Fibromyalgia syndrome is a long term condition that causes pain in the muscles and tendons all over the body. Fibromyalgia affects one in twenty people, mainly females and can start at any time of life though you are more likely to get it in between the ages of thirty and sixty.
Fibromyalgia can be difficult syndromes to diagnose as there are no specific tests and symptoms are similar to other conditions such as Rheumatoid Arthritis and Multiple Sclerosis. The syndrome is basically diagnosed by ruling other conditions out so the process of diagnosis can be a lengthy one.
The exact cause of fibromyalgia is still not known. The most likely cause is a problem with the central nervous system and how it processes pain messages. The bodies’ pain network is disturbed in some way causing sensitivity to pain and constant feelings of pain. Many sufferers also have low levels of serotonin, for regulation of moods, appetite and sleep, noradrenaline, contributes to stress response and dopamine which helps to control moods and learning.
Some events such as physical and mental traumas can bring on fibromyalgia, as can depression, HIV, Hepatitis and AIDS. Genetics, Underactive Thyroid glands and Rheumatoid Arthritis have also been linked to the onset of the syndrome.
Due to the chronic pain experienced by sufferer’s depression, anxiety, Irritable Bowel Syndrome, sleeping problems and stress may also be present with fibromyalgia.
The main symptom, pain can be widespread and usually worse in the areas of the neck and back. The pain is usually continuous and can be stabbing, burning or aching. Sufferers of fibromyalgia can also become hyper-sensitive and even the slightest touch can feel painful.
Sufferers can also become sensitive to smoke, some foods and bright lights. Constant pain in the neck and shoulder areas lead on to headaches, migraines in severe cases and even nausea.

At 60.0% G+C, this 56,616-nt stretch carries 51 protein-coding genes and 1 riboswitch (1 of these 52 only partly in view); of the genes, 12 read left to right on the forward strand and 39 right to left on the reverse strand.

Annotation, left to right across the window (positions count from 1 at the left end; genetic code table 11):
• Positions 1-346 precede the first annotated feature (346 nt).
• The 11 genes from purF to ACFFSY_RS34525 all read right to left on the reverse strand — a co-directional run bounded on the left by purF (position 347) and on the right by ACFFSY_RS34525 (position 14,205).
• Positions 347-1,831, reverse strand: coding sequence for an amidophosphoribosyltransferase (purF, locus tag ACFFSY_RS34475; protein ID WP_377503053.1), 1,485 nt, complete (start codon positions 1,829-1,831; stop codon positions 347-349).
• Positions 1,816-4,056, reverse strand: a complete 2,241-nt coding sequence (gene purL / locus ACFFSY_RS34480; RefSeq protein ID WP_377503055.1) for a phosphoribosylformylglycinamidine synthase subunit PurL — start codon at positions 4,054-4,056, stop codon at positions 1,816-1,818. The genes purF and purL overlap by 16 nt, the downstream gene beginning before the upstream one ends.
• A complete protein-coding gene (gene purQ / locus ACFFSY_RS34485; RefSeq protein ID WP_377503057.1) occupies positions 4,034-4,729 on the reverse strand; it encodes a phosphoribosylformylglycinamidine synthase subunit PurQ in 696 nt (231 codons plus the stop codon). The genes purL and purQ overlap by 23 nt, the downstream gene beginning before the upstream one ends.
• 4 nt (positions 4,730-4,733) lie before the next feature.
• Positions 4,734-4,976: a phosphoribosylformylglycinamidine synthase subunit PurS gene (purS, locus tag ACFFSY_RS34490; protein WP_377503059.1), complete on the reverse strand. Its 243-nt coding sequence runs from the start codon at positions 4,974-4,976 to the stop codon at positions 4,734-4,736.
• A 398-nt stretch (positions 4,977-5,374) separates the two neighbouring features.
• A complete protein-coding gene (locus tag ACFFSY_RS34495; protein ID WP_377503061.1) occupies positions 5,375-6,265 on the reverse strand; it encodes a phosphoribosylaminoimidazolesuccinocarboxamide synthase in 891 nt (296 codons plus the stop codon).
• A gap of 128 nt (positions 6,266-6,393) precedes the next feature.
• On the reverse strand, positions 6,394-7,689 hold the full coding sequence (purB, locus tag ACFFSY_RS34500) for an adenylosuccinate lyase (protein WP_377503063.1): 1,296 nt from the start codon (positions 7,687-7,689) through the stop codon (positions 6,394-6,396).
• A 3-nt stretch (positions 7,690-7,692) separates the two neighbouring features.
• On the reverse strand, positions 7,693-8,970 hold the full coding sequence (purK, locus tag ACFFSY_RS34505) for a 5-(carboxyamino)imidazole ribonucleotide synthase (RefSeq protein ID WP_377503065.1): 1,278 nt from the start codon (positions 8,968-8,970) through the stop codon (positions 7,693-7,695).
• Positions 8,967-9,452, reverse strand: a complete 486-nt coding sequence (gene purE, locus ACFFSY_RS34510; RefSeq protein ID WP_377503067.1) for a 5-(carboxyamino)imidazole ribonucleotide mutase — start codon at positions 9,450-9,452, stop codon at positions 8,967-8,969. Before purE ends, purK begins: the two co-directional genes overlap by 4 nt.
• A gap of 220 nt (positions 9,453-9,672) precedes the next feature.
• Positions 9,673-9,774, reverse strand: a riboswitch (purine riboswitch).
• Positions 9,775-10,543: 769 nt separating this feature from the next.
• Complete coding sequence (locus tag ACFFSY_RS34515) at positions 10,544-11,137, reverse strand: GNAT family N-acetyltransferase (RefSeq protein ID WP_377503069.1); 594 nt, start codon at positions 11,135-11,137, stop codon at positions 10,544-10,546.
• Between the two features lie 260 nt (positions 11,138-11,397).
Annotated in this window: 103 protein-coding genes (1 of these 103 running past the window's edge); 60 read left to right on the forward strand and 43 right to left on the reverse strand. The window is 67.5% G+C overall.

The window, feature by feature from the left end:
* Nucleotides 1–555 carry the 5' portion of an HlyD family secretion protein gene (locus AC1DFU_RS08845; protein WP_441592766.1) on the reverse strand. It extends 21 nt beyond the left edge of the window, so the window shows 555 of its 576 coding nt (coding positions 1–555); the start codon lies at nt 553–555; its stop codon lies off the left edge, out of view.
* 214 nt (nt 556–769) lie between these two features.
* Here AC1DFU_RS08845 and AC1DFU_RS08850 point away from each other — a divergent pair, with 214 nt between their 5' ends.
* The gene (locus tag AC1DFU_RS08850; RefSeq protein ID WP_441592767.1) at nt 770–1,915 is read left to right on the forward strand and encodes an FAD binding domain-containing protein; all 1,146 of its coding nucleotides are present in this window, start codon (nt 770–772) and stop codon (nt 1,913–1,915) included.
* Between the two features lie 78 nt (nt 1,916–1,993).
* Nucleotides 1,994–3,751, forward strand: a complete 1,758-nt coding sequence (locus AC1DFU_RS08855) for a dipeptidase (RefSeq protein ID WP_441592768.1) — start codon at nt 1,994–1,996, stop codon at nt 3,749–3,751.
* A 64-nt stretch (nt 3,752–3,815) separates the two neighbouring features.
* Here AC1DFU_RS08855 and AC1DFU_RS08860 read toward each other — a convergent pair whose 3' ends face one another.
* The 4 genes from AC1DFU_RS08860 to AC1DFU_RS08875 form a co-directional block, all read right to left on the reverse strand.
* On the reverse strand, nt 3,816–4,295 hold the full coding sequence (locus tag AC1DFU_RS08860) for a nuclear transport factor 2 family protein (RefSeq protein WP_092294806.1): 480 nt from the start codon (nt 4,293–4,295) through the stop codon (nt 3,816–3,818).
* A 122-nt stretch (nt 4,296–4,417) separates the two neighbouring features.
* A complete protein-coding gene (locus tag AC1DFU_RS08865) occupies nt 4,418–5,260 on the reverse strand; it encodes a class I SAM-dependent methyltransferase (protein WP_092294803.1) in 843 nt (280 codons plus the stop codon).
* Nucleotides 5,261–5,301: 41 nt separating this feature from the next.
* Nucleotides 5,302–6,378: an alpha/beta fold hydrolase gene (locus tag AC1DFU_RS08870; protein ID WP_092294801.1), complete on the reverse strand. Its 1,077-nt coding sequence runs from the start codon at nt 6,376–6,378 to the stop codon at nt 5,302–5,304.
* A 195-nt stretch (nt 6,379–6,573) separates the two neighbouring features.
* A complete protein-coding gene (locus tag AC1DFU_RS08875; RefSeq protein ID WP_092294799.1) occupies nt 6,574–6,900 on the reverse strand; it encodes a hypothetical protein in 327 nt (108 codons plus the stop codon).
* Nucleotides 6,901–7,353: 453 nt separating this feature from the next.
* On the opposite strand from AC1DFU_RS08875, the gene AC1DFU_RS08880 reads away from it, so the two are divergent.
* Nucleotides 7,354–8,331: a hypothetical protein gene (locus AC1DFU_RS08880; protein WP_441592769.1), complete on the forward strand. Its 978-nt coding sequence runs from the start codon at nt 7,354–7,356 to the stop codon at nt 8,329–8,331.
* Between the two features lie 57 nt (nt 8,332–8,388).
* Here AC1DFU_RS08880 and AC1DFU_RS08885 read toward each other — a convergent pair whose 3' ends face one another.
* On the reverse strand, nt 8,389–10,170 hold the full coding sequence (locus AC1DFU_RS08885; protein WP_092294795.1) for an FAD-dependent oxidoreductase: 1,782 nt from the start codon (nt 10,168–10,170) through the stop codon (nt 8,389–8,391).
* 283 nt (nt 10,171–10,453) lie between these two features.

Fibromyalgia can also make the sufferer feel very stiff, especially after staying in the same position for long periods of time. Muscle cramps and muscle spasms are also quite common. These symptoms make sleeping difficult and cause the sufferer difficulty getting up in the morning
Sufferers suffer from fatigue ranging from mild tiredness to flu-like symptoms and cognitive problems are common. Problems with attention, concentration, learning and clear speech affect a high proportion of people with fibromyalgia.
Irritable Bowel Syndrome (IBS) can flare up and sufferers can also experience constipation and diarrhea. Tingling in the extremities, pins and needles and restless legs are not unusual as can be painful periods for women.
A lot of sufferers start to feel very stressed and anxious as you can imagine and this can lead to depression. The increased stress and anxiety tend to make the condition worse and the sufferer enters an endless loop.
There is no known cure for fibromyalgia at the moment so only pain management is available under the NHS.
The most common drug in use for pain control is paracetamol but in more severe cases codine and tramadol can be prescribed by a GP. These stronger pain killers have long term side effects and withdrawal effects.
Antidepressants are quite often prescribed for the treatment of fibromyalgia. Not as an antidepressant but to boost levels of natural neurotransmitters such as serotonin, noradrenaline and dopamine. Like the stronger pain killers, antidepressants can have long term health implications.